Straight away our firm grew from just six to almost 66, as we took on old and new publications, such as weekly papers Sporting Record, Melody Maker, plus a new weekly paper which I later worked on in advertising called DISC, plus another weekly paper Motor Cycling, and monthly magazines other then Football Monthly, Sporting Cyclist, Cine Camera, Rugby World, I was a office boy right up to the time I was 21, by which time John Thompson was our Managing director, he had known me since I was around 14, and I told him, I cannot continue as an office boy at 21, I want to move on, so he immediately had a meeting with two advertising guys and in January 1963, I started work in the advertising dept.
I was thrown in at the deep end and made Advertisement Production manager of DISC, my wage jumped from first starting work at £3.5s.0d, to a 1964 wage of a fabulous £18.19s.0d a week, believe me it was a colossal wage in those days. Some of the changes we didn't like, as some staff we got on with, others you would avoid if possible. Graham Ireland moved into advertising too. David Stacey from Southend Road Wickford is still around, he used to be Arsenal's mascot walking around the old Highbury pitch, I went with him once to Spurs ground where he got pelted with rubbish from the Spurs fans. I have followed Chelsea from 1957/8 all over the country for many years, now I am a season cardholder in the lower West Stand.

I know John Thompson and old Pat Collins, John Macadam, plus Clifford Webb all died several years ago, but not sure about Joe Sarl. Joe came from Feltham, and lived there for many years, he did have a son thought, cannot remember his name.
Back at "408", we did have one man who came in 3 times a week to sub edit Football Monthly a man named Malcolm Cumming, He loved his booze, and I hear he died in 1968.
I remember now Joe's full name was Joseph Maxwell Sarl, and apart from Football Monthly, he worked as the racing correspondent for the now defunct Reynolds News in Grays Inn Road, WC2 . Tom Dalton a Millwall fan also worked at "408" but was rude to a young fan, whose father wrote into Mr Buchan, and he was fired. Tom later appeared on TV and won the $64,000 question on football.

1957, was the best year of my life at "408", it was an old building which has since been rebuilt, it holds great memories, and I know David Stacey would testify to that too, if we ever meet up, the talk would be about "408".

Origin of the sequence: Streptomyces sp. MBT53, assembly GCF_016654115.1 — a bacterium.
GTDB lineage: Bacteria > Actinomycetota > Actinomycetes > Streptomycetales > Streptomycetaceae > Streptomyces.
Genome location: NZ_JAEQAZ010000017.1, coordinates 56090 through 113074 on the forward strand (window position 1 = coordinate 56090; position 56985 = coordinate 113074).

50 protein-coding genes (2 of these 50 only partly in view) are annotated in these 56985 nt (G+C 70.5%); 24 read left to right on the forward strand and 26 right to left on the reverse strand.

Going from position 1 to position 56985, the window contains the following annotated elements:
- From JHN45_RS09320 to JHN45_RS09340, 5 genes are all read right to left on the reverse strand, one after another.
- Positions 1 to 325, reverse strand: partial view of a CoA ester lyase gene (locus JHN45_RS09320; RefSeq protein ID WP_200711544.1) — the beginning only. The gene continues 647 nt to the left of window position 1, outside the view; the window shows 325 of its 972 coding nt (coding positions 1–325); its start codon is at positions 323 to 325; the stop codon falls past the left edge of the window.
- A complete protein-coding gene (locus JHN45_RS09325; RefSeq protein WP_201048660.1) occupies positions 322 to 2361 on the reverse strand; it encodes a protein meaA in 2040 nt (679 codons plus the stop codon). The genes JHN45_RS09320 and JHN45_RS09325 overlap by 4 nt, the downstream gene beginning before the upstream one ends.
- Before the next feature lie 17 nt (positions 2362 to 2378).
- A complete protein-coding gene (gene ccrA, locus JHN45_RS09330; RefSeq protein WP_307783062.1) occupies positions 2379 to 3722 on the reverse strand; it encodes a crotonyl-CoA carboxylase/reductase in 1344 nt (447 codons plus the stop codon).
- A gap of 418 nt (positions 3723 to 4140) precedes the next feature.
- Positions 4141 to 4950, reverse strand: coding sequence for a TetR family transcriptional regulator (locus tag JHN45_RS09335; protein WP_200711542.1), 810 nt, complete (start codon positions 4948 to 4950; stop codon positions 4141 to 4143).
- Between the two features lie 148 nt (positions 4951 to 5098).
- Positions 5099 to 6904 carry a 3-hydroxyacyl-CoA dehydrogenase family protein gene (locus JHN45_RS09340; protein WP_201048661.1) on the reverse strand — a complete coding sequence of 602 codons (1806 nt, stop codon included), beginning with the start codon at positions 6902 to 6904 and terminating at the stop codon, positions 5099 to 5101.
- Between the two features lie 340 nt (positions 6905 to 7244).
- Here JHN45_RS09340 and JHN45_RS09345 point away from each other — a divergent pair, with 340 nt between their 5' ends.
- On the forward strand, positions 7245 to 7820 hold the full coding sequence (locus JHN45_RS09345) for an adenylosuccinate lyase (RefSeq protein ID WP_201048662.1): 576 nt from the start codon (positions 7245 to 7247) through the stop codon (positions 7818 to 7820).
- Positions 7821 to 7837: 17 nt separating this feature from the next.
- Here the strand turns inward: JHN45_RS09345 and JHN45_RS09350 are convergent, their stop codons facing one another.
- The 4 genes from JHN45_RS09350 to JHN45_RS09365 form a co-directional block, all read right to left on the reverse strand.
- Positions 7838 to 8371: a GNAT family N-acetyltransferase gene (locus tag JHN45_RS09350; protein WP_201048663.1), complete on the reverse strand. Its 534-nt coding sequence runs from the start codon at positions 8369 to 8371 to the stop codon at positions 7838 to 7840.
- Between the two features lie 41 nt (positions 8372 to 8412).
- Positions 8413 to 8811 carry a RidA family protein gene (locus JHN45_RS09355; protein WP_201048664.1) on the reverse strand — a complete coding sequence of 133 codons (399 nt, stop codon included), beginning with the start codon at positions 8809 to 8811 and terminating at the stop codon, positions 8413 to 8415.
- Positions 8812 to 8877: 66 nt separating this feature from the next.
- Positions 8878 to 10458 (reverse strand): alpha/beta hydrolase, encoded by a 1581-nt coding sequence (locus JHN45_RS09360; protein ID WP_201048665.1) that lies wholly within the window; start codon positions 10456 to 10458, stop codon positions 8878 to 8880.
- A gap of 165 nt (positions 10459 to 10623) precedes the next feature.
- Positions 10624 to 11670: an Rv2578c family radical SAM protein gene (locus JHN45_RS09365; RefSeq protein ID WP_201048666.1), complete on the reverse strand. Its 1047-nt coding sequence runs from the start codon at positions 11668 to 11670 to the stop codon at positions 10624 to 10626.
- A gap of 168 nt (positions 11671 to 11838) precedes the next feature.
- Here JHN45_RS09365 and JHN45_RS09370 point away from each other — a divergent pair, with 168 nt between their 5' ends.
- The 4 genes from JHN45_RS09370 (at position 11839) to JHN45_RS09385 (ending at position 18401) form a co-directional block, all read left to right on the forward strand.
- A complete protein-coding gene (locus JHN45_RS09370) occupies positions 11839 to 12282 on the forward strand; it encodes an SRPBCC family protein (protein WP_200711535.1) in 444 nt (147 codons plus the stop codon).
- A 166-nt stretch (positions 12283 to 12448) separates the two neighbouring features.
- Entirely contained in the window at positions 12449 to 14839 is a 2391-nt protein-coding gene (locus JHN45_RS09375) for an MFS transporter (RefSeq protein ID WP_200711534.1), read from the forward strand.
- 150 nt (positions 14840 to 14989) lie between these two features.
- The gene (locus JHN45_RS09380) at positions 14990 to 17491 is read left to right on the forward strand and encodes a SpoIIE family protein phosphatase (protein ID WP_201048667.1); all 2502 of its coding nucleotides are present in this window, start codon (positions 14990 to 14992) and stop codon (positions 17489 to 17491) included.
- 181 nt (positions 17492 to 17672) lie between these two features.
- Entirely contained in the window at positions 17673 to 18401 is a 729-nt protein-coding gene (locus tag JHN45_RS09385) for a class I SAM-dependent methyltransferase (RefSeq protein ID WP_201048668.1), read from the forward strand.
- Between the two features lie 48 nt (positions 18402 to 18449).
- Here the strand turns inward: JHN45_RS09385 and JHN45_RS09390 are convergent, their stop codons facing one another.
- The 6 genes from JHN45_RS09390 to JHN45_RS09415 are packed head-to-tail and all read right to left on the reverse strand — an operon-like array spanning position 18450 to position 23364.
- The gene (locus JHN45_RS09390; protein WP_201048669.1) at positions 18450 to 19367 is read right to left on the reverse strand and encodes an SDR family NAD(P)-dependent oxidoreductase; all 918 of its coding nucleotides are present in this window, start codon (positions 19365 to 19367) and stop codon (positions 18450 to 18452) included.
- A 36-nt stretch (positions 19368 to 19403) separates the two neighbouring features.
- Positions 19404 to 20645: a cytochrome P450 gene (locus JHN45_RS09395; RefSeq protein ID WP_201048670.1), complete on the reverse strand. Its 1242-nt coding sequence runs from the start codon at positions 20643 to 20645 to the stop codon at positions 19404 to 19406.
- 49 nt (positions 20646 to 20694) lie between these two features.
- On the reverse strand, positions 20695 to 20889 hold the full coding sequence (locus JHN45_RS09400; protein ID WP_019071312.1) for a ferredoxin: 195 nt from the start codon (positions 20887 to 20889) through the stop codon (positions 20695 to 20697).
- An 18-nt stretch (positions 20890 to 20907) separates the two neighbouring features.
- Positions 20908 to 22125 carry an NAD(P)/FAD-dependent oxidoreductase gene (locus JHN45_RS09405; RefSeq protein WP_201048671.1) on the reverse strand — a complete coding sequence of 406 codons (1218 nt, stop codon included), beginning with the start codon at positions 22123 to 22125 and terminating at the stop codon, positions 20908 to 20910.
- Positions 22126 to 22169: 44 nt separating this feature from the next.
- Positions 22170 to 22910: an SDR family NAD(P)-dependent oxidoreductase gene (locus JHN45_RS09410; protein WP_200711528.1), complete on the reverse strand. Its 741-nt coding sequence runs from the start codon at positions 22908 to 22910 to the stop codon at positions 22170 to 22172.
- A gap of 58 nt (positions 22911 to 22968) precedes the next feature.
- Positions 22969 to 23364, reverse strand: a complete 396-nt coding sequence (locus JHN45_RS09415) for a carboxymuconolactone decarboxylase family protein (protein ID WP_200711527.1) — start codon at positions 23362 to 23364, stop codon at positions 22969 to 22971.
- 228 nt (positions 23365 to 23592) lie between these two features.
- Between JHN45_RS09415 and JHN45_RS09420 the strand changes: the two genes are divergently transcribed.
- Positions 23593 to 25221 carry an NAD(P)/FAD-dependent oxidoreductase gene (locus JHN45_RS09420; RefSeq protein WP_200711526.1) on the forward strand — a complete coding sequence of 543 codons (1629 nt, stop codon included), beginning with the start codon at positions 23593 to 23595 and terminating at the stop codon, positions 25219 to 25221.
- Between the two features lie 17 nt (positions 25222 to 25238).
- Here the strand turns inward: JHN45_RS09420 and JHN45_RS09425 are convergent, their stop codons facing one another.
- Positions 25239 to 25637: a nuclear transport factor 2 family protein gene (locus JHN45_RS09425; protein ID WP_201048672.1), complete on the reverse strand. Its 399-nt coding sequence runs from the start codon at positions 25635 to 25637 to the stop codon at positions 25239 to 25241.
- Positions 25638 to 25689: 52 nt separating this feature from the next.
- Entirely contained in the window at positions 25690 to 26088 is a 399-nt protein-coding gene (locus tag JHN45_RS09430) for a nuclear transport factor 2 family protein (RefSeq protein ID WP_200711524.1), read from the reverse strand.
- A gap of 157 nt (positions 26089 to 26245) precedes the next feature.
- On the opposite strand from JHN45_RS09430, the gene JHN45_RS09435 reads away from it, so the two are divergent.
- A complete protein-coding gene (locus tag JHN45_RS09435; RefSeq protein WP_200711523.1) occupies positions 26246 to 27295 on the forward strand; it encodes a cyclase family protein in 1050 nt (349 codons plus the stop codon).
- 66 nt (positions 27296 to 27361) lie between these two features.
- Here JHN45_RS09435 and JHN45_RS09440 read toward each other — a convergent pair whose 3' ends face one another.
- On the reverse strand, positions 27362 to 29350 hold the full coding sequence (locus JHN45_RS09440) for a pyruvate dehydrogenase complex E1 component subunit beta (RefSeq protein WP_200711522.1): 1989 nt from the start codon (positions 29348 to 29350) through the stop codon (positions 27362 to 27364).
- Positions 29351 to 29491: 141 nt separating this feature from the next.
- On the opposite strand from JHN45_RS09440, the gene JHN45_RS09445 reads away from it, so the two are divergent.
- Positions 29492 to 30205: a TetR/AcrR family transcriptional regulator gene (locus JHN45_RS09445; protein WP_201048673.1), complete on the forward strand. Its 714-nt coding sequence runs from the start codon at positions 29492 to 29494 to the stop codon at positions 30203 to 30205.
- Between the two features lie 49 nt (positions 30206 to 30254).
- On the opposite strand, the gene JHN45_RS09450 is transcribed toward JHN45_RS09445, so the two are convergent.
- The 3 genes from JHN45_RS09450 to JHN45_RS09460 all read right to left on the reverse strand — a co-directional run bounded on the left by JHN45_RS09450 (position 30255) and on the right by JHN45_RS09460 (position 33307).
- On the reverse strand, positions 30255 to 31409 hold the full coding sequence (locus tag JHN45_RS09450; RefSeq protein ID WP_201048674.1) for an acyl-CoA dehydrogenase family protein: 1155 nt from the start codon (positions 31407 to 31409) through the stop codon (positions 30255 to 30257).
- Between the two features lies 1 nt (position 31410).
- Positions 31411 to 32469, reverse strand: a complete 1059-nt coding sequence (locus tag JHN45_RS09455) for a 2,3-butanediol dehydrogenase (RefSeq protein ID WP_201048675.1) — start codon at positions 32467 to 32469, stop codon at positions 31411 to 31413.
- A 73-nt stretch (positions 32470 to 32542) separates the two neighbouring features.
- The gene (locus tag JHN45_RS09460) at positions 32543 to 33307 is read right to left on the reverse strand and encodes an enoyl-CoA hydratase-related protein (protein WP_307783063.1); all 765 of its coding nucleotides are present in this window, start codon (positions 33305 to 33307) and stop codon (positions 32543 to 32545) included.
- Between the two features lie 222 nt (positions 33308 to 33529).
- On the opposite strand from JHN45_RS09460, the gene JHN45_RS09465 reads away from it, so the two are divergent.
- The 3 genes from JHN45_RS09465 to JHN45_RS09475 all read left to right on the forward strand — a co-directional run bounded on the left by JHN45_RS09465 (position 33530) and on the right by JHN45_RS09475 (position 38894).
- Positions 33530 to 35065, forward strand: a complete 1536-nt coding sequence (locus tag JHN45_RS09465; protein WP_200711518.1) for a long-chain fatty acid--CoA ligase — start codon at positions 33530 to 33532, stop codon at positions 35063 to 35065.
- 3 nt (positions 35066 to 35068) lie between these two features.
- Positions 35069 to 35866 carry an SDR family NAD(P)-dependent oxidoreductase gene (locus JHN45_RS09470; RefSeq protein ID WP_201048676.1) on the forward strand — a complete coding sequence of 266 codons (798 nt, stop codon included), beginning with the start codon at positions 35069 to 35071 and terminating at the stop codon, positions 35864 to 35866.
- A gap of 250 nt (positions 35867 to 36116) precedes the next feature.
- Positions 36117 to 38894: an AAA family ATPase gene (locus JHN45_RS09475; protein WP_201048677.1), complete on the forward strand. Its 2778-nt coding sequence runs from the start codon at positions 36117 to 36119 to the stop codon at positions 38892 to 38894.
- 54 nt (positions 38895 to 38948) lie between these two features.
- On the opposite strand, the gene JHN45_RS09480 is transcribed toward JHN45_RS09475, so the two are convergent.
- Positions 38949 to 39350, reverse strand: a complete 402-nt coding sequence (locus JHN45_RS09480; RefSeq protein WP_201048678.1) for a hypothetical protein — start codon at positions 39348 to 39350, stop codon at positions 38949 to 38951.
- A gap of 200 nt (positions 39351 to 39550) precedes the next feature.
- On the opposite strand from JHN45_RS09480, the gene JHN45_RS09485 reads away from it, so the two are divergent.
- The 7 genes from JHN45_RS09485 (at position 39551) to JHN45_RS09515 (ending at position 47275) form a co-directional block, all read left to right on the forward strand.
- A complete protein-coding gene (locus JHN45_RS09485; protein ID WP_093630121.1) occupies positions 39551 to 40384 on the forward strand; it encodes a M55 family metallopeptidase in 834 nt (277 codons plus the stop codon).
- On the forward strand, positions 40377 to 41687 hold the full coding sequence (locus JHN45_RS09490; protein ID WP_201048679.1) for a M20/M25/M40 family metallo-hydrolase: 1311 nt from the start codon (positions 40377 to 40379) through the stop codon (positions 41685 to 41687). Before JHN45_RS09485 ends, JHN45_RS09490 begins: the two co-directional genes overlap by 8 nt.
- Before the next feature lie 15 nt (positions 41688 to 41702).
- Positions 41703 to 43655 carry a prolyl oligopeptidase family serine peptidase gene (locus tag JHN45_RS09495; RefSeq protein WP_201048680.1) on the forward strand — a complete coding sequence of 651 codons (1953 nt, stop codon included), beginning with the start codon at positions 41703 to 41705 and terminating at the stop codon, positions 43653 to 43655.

When our bosses went to lunch at Mooneys Irish house, we would be playing football in the office on the 2nd floor, if we heard their voices on the stairs returning, we would suddenly return to our chairs breathless. They were no fools, as one day they came in, Mr Thompson looked at the three of us and said "WHO WON"?....Great guys.

Sporting Cyclist the monthly magazine was also started at "408" edited by Jock Wadley a lovely man from Colchester.

One final story on Mr Buchan is on 6th February 1958, the weekly paper DISC was launched, and all the top singers of the day were there at No. 161/166 Fleet Street. Charlie was due to make a speech in the evening, but just simply said, today has become the saddest day of my life, I cannot say any more, but you people just enjoy yourselves. Of course all the football people present already knew that evening followed the biggest disaster ever in football when that same afternoon, half the Man Utd team, and every journalist bar one were killed at Munich, ALL of whom were Charlie's friends. I remember days later crying when I heard Duncan Edwards had died, as I had met him and Matt Busby in 1955 at Old Trafford."

Sadly I recently learnt from Sean Hayes ( Mike's son ) that Mike passed away on the 3rd August 2008.



  • September 1951- February 1964: Charles Buchan's Publications Ltd, 408 The Strand, London WC2
  • March 1964-March 1966: Go Magazine Ltd, 161-166 Fleet Street, London
  • April 1966- May 1969: Longacre Press, 161-166 Fleet Street, London
  • June 1969-June 1974: IPC Business Press
  • IPC owned the copyright to Charles Buchan's when they took over the Longacre Press in 1969 and published issues 214 through to the final issue 274.

The copyright was bought from IPC in 2005 and images and content are available at commercial rates from the owners.We do not own the copyright and only ever sell the original magazines and NEVER the reproductions. In our opinion the authentic original magazines are a better product than commercial reproductions and are investments in their own right.